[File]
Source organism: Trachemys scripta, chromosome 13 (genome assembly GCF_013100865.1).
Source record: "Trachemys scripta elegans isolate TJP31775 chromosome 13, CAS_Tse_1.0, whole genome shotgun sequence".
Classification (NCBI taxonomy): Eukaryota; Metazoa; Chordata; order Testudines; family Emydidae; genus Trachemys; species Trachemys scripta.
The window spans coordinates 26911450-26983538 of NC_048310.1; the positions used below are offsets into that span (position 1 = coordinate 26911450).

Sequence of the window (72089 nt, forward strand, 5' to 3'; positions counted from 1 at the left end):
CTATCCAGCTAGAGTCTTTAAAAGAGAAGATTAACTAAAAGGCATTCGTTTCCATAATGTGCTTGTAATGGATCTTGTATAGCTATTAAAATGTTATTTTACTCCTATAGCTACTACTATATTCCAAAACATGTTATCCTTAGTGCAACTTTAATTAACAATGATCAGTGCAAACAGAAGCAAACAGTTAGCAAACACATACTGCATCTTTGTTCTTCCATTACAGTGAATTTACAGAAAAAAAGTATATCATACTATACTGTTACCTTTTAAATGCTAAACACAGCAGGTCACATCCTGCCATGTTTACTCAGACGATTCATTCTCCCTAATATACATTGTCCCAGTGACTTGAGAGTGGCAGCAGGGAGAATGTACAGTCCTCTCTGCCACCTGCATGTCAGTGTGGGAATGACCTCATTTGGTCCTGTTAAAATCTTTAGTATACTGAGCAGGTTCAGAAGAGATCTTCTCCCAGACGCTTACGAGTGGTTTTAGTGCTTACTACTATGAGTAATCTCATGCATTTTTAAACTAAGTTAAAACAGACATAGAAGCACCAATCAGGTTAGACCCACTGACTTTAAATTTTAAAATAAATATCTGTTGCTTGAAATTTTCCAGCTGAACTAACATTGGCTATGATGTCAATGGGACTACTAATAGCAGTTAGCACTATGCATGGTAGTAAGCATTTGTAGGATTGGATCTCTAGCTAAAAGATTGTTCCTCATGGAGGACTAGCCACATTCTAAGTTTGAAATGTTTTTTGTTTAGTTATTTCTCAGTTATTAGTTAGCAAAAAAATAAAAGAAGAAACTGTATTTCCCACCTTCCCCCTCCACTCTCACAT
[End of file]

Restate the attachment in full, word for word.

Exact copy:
Source organism: Trachemys scripta, chromosome 13 (genome assembly GCF_013100865.1).
Source record: "Trachemys scripta elegans isolate TJP31775 chromosome 13, CAS_Tse_1.0, whole genome shotgun sequence".
Classification (NCBI taxonomy): Eukaryota; Metazoa; Chordata; order Testudines; family Emydidae; genus Trachemys; species Trachemys scripta.
The window spans coordinates 26911450-26983538 of NC_048310.1; the positions used below are offsets into that span (position 1 = coordinate 26911450).

Sequence of the window (72089 nt, forward strand, 5' to 3'; positions counted from 1 at the left end):
CTATCCAGCTAGAGTCTTTAAAAGAGAAGATTAACTAAAAGGCATTCGTTTCCATAATGTGCTTGTAATGGATCTTGTATAGCTATTAAAATGTTATTTTACTCCTATAGCTACTACTATATTCCAAAACATGTTATCCTTAGTGCAACTTTAATTAACAATGATCAGTGCAAACAGAAGCAAACAGTTAGCAAACACATACTGCATCTTTGTTCTTCCATTACAGTGAATTTACAGAAAAAAAGTATATCATACTATACTGTTACCTTTTAAATGCTAAACACAGCAGGTCACATCCTGCCATGTTTACTCAGACGATTCATTCTCCCTAATATACATTGTCCCAGTGACTTGAGAGTGGCAGCAGGGAGAATGTACAGTCCTCTCTGCCACCTGCATGTCAGTGTGGGAATGACCTCATTTGGTCCTGTTAAAATCTTTAGTATACTGAGCAGGTTCAGAAGAGATCTTCTCCCAGACGCTTACGAGTGGTTTTAGTGCTTACTACTATGAGTAATCTCATGCATTTTTAAACTAAGTTAAAACAGACATAGAAGCACCAATCAGGTTAGACCCACTGACTTTAAATTTTAAAATAAATATCTGTTGCTTGAAATTTTCCAGCTGAACTAACATTGGCTATGATGTCAATGGGACTACTAATAGCAGTTAGCACTATGCATGGTAGTAAGCATTTGTAGGATTGGATCTCTAGCTAAAAGATTGTTCCTCATGGAGGACTAGCCACATTCTAAGTTTGAAATGTTTTTTGTTTAGTTATTTCTCAGTTATTAGTTAGCAAAAAAATAAAAGAAGAAACTGTATTTCCCACCTTCCCCCTCCACTCTCACAT